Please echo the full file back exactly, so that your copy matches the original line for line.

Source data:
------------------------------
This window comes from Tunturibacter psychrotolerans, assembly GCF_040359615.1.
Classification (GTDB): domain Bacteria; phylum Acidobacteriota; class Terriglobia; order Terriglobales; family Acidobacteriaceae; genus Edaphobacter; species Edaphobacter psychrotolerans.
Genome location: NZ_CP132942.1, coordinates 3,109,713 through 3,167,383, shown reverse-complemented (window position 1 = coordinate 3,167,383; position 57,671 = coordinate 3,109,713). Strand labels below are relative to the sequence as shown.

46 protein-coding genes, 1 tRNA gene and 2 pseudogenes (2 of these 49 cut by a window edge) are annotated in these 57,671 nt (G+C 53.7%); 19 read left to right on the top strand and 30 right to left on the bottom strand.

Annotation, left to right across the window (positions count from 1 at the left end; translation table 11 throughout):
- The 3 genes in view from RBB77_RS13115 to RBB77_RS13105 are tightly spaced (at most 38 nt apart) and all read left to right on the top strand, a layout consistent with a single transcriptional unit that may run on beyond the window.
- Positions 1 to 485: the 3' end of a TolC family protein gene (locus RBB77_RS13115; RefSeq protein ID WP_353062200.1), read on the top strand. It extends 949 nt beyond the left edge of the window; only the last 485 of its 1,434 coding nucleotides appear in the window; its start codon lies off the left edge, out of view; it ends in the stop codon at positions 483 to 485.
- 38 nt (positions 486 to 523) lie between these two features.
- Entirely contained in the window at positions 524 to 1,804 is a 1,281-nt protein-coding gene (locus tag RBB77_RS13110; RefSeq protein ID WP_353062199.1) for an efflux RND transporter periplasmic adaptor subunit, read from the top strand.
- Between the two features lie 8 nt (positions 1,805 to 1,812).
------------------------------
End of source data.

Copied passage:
This window comes from Tunturibacter psychrotolerans, assembly GCF_040359615.1.
Classification (GTDB): domain Bacteria; phylum Acidobacteriota; class Terriglobia; order Terriglobales; family Acidobacteriaceae; genus Edaphobacter; species Edaphobacter psychrotolerans.
Genome location: NZ_CP132942.1, coordinates 3,109,713 through 3,167,383, shown reverse-complemented (window position 1 = coordinate 3,167,383; position 57,671 = coordinate 3,109,713). Strand labels below are relative to the sequence as shown.

46 protein-coding genes, 1 tRNA gene and 2 pseudogenes (2 of these 49 cut by a window edge) are annotated in these 57,671 nt (G+C 53.7%); 19 read left to right on the top strand and 30 right to left on the bottom strand.

Annotation, left to right across the window (positions count from 1 at the left end; translation table 11 throughout):
- The 3 genes in view from RBB77_RS13115 to RBB77_RS13105 are tightly spaced (at most 38 nt apart) and all read left to right on the top strand, a layout consistent with a single transcriptional unit that may run on beyond the window.
- Positions 1 to 485: the 3' end of a TolC family protein gene (locus RBB77_RS13115; RefSeq protein ID WP_353062200.1), read on the top strand. It extends 949 nt beyond the left edge of the window; only the last 485 of its 1,434 coding nucleotides appear in the window; its start codon lies off the left edge, out of view; it ends in the stop codon at positions 483 to 485.
- 38 nt (positions 486 to 523) lie between these two features.
- Entirely contained in the window at positions 524 to 1,804 is a 1,281-nt protein-coding gene (locus tag RBB77_RS13110; RefSeq protein ID WP_353062199.1) for an efflux RND transporter periplasmic adaptor subunit, read from the top strand.
- Between the two features lie 8 nt (positions 1,805 to 1,812).